Presented in the odradekaeaf projectspace 24/7.
wura-natasha ogunji : My father and I dance in outer space19.08.11 - 17.09.11
Domenico de Clario: curator
The creation of My father and I dance in outer space began with a question I had about the physical gestures of my father who is now deceased. I wanted to visualize what it might be like if we could dance together. It could only happen in this futuristic, otherworldly landscape. I used stop motion animation techniques to create the sense of flight, dance and intergalactic connection.
Wura-Natasha Ogunji is a visual artist and performer. Her performance works include videos in which she engages her body in explorations of movement and mark-making across land, water and air. Ogunji is a recipient of The Dallas Museum of Art’s 2010 Otis and Velma Davis Dozier Travel Grant and is a selected Artist in Residence as part of the National Performance Network’s Visual Artist Network. She has participated in residencies at Can Serrat in Spain and Altos de Chavon in the Dominican Republic. She has received grants from the Idea Fund, The Pollock-Krasner Foundation and the City of Austin. Selected exhibitions include Négritude at Exit Art (NY), Screwed Anthologies at labotanica (Houston) and New American Talent: The 22nd Exhibition at Arthouse at the Jones Center (Austin, TX). She has exhibited at The Oakland Museum of California, Intersection for the Arts and Galería de la Raza in San Francisco. She has a BA from Stanford University (Anthropology) and an MFA from San Jose State University(Photography). She lives in Austin, Texas.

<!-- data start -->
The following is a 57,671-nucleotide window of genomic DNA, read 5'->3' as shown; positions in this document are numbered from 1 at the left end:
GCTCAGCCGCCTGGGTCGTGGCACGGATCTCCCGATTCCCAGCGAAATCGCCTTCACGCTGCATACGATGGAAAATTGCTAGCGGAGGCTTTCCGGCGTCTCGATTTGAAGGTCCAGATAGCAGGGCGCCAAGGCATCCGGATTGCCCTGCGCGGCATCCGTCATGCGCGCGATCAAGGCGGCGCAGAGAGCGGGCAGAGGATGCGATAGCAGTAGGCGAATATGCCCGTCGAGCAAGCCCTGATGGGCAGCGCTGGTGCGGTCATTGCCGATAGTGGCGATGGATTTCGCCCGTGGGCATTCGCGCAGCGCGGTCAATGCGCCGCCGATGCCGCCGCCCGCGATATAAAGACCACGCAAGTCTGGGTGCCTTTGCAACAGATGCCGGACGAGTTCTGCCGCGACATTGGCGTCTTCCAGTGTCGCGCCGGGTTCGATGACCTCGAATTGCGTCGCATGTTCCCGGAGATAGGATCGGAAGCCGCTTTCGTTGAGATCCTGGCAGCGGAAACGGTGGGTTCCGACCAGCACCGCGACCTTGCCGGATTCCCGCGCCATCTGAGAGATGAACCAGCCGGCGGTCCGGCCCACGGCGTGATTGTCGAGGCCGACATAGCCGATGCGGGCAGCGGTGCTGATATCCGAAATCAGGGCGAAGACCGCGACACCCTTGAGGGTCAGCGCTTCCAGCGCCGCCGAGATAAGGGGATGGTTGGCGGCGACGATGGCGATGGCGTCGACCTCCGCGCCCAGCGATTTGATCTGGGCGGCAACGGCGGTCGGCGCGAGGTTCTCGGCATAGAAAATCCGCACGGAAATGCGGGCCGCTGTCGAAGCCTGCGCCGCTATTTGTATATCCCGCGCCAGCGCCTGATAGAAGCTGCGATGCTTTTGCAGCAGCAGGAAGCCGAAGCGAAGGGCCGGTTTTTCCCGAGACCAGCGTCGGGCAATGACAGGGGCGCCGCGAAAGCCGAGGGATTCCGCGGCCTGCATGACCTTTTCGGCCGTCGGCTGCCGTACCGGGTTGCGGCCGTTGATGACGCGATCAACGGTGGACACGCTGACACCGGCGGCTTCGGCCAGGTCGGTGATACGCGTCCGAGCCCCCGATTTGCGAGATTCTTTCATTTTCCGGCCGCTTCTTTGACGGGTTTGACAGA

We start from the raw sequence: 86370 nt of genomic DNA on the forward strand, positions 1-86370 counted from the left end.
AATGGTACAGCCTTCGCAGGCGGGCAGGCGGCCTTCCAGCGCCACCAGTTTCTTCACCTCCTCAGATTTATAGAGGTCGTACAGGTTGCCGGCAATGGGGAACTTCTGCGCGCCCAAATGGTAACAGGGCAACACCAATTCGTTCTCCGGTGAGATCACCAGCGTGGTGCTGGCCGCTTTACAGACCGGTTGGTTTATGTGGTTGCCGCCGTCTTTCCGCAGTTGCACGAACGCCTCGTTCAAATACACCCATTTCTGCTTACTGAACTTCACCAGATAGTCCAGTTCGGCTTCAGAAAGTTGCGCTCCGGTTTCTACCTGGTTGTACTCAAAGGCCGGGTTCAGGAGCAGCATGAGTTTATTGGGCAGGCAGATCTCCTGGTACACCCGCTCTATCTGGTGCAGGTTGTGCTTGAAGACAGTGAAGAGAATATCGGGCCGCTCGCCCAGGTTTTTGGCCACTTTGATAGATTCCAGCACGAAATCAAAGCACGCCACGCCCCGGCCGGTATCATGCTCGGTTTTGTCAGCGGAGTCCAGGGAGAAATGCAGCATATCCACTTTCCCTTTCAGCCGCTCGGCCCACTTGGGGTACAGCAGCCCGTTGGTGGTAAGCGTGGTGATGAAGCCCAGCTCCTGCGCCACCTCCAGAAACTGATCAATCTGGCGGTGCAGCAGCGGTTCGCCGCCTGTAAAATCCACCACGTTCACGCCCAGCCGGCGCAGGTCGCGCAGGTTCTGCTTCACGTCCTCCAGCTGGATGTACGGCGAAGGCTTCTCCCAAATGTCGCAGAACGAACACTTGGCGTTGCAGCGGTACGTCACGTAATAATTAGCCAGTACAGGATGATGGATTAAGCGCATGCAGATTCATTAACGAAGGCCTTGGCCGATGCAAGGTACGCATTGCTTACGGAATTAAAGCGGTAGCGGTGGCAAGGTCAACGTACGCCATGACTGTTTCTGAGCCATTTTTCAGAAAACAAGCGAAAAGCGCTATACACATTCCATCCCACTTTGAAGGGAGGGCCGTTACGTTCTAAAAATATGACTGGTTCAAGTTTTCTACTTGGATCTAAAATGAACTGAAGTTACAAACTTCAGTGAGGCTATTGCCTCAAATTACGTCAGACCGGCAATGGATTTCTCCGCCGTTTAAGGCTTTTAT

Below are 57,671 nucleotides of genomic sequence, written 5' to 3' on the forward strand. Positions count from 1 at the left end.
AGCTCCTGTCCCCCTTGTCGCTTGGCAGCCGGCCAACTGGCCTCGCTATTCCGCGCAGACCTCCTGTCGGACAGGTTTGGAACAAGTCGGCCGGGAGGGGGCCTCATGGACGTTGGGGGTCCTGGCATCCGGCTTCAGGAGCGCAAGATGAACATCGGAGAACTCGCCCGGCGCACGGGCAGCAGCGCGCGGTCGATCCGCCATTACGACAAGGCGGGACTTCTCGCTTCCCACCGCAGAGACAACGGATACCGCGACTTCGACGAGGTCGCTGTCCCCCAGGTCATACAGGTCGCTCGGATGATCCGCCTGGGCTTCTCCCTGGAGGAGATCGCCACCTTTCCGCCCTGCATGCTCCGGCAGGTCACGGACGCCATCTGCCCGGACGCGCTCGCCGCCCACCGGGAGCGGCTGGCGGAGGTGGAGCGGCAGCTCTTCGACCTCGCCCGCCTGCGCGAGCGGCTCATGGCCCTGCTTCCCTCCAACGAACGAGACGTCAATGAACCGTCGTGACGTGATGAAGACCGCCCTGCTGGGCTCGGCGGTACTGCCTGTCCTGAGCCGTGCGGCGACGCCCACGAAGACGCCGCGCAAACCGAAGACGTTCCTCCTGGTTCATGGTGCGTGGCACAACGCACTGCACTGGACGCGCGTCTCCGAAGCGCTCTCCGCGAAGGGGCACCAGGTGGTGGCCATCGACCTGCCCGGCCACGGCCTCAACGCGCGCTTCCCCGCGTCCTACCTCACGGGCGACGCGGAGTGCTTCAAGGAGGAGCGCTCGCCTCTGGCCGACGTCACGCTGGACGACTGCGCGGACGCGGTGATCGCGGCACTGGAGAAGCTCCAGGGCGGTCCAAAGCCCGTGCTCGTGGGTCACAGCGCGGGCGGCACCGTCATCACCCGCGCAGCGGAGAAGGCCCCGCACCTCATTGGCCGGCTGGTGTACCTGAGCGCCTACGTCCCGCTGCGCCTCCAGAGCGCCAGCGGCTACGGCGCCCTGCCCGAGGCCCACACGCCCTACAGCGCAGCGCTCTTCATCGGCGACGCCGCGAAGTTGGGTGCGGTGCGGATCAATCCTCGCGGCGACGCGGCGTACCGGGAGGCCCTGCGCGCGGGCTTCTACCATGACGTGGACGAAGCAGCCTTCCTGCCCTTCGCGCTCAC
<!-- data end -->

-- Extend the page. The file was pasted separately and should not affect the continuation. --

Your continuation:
Presented in the odradekaeaf projectspace 24/7.
sandra uray-kennett : silent/ly witness blood making noise08.07.11 - 06.08.11